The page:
And it wasn’t just a feat of toughness to beat the torturer at his own game, impressive as it is on those terms alone: Campanella pulled off a genius gambit exploiting the Inquisition’s own legal machinery to duck the separate capital charges he faced in civil and ecclesiastical court.

Joseph Scalzo’s “Campanella, Foucault, and Madness in Late-Sixteenth Century Italy”,* an academic paper that reads like a thriller, narrates Campanella’s “dangerous competition” with his persecutors.

In fine: on Easter Sunday 1600,** as he was approaching conviction and condemnation in his state trial for treason, Campanella began his insanity ploy, successfully forcing a delay in that case and initiating his separate church trial for heresy.

Then, by remaining stubbornly committed to what most of his examiners believed was a charade, Campanella won … by forcing them to inflict that juridically determinative 40-hour “vigil” torture.

the jurisprudence of the time accorded torture so much force, such as to annul all other proofs and “to purge circumstantial evidence”; if the torture had been vigorous and unusual. The accused came, all the more to avail himself of the result obtained, according to the scholarship of the criminologists most in vogue. Thus, Campanella had judicially to be regarded as insane, although everyone was persuaded that he probably simulated insanity. The consequence, in the tribunal of the Holy Office, was not indifferent: He was a “relapsed heretic,” and even if repentant, he would have been disgraced and consigned to the secular court of justice, which would have executed him; being mad, he could no longer suffer condemnation, and in the circumstance in which he might already have been condemned, he would have been spared the death penalty, to reason and repent.

(this is Scalzo’s quotation of Luigi Amabile, an Italian who wrote the book on Campanella; I have been unable to find the Amabile original online.)

Home free.

Having reached this judicial safe haven, Campanella soon — in fact, according to the man who tortured him, literally on the walk from the vigil back to his cell — resumed a recognizable rationality.

He’d languish in prison until 1626 (a few years after he got out, he had to flee to France), but he made the most of it. Campanella wrote his magnum opus, the utopian City of the Sun, while awaiting his sentence in 1602. A number of other works on a wide array of subjects — science, philosophy, theology, political governance (he returned to giving the Spanish empire supportive advice), a vigorous defense of Galileo — were also composed during his 27 years under lock and key.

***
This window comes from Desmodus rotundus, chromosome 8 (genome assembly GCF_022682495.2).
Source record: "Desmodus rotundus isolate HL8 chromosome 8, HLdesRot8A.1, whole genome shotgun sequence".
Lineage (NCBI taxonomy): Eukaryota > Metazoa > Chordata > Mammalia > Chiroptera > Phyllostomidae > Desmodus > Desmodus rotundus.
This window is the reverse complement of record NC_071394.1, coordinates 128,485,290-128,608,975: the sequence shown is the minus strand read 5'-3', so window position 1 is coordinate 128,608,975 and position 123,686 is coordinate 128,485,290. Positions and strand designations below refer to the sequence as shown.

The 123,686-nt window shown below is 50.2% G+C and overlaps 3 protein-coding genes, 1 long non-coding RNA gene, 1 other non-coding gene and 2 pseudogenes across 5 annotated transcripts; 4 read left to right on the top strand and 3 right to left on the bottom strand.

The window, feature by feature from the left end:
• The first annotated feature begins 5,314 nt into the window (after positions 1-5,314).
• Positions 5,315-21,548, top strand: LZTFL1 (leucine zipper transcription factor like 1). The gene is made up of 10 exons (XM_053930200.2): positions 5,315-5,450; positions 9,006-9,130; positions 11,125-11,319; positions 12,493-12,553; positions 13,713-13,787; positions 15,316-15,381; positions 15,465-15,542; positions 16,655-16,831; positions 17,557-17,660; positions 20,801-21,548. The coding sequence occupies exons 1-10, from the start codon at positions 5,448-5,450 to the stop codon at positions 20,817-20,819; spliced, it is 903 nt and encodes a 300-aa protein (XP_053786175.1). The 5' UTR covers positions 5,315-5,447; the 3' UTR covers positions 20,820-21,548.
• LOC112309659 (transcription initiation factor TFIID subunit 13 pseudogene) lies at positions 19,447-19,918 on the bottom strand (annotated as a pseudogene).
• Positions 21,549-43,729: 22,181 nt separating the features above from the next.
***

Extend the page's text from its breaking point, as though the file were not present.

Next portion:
Campanella’s visionary anticipation of radical egalitarianism would, like Thomas More‘s, help shape the utopian literary genre. But Campanella’s take, while still a theocratic one, lent itself to distinctly more subversive interpretation.†

For example, this Brezhnev-era Soviet essay‡ (unearthed and translated by Executed Today friend and sometime guest-blogger Sonechka) decants the Dominican’s heretical notions into Marxist orthodoxy.

How many times were the communists denounced by their enemies for this “commonality of wives”! Scientific communism, certainly, is not responsible for the figments of a monk like Campanella. But it is instructive to penetrate his logic. It is not commodification or dehumanization that hides behind Campanella’s “commonality of wives”. The women of the “City of Sun” have the same rights as men … The “commonality of women” is equivalent to the “commonality of men” on the basis of mutual equality. That is why, though [we are] decisively rejecting this type of family-free communism, it is necessary to consider who stands on the higher moral grounds — Campanella’s woman, alien to deceit and pretense, or a false bourgeois woman, whose lot in life is adultery and legalized prostitution.

Ultimately, this wild man not only got the high moral ground: he got to die in bed. Once in a while, we get a happy(ish) ending.

So although it actually has nothing to do with Tommaso, “La Campanella”“Little Bell”, a Paganini violin concerto — allows us here at this blog (in common with our day’s hero) an atypically soothing* denouement.

* Joseph Scalzo, “Campanella, Foucault, and Madness in Late-Sixteenth Century Italy”, The Sixteenth Century Journal, Vol. 21, No. 3 (Autumn, 1990)

** Campanella’s Easter 1600 madness was initiated only a few weeks after fellow intellectual omnivore Giordano Bruno was burned for heresy up the road in Rome. Strictly coincidence.

† Since so much of Campanella’s work was produced while the author was under duress — fighting capital charges, applying for clemency and release — it remains disputable just which parts of it can be taken to represent his real beliefs.

‡ L. Vorob’ev. “Utopija i dejstvitelnost”. (“Utopia and Reality”) in Utopicheskij roman XVI-XVII vekov (Utopian Novel of XVI-XVII century); Series “Biblioteka vsemirnoj literatury”, Khudozhestevnnaja literature, Moscow, 1971, p. 19.

On this day..

Entry Filed under: 17th Century,Artists,Burned,Capital Punishment,Death Penalty,Diminished Capacity,Famous,God,Heresy,History,Intellectuals,Italy,Naples,Not Executed,Notable Jurisprudence,Religious Figures,Spain,Torture,Treason

Tags: , , , , , , , , ,

1880: Edwin Hoyt, in Bridgeport

Add comment May 13th, 2009 Headsman

From the New York Times.